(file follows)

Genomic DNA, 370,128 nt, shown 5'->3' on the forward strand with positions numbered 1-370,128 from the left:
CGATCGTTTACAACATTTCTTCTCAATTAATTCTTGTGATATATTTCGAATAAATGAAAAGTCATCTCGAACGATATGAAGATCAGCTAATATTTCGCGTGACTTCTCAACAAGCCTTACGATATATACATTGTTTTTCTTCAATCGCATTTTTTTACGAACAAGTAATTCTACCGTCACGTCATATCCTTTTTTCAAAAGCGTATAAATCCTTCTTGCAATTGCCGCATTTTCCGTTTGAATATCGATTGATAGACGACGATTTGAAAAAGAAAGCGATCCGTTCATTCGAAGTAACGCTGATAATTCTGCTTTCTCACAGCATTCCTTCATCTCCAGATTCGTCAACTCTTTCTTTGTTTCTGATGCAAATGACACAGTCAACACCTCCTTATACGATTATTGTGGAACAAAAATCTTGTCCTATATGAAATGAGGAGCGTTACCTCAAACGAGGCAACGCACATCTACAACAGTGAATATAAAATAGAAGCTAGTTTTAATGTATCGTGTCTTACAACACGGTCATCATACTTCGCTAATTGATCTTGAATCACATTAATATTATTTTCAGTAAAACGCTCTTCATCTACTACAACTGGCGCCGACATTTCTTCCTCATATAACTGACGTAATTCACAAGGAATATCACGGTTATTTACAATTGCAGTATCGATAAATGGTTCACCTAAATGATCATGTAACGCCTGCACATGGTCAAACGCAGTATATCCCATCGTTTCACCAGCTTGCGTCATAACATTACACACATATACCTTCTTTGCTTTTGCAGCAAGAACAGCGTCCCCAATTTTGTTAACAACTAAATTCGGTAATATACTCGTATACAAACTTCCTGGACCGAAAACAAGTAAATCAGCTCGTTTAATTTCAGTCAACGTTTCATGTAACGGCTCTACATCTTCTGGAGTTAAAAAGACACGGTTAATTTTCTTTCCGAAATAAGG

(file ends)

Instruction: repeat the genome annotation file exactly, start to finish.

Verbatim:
Genomic DNA, 370,128 nt, shown 5'->3' on the forward strand with positions numbered 1-370,128 from the left:
CGATCGTTTACAACATTTCTTCTCAATTAATTCTTGTGATATATTTCGAATAAATGAAAAGTCATCTCGAACGATATGAAGATCAGCTAATATTTCGCGTGACTTCTCAACAAGCCTTACGATATATACATTGTTTTTCTTCAATCGCATTTTTTTACGAACAAGTAATTCTACCGTCACGTCATATCCTTTTTTCAAAAGCGTATAAATCCTTCTTGCAATTGCCGCATTTTCCGTTTGAATATCGATTGATAGACGACGATTTGAAAAAGAAAGCGATCCGTTCATTCGAAGTAACGCTGATAATTCTGCTTTCTCACAGCATTCCTTCATCTCCAGATTCGTCAACTCTTTCTTTGTTTCTGATGCAAATGACACAGTCAACACCTCCTTATACGATTATTGTGGAACAAAAATCTTGTCCTATATGAAATGAGGAGCGTTACCTCAAACGAGGCAACGCACATCTACAACAGTGAATATAAAATAGAAGCTAGTTTTAATGTATCGTGTCTTACAACACGGTCATCATACTTCGCTAATTGATCTTGAATCACATTAATATTATTTTCAGTAAAACGCTCTTCATCTACTACAACTGGCGCCGACATTTCTTCCTCATATAACTGACGTAATTCACAAGGAATATCACGGTTATTTACAATTGCAGTATCGATAAATGGTTCACCTAAATGATCATGTAACGCCTGCACATGGTCAAACGCAGTATATCCCATCGTTTCACCAGCTTGCGTCATAACATTACACACATATACCTTCTTTGCTTTTGCAGCAAGAACAGCGTCCCCAATTTTGTTAACAACTAAATTCGGTAATATACTCGTATACAAACTTCCTGGACCGAAAACAAGTAAATCAGCTCGTTTAATTTCAGTCAACGTTTCATGTAACGGCTCTACATCTTCTGGAGTTAAAAAGACACGGTTAATTTTCTTTCCGAAATAAGG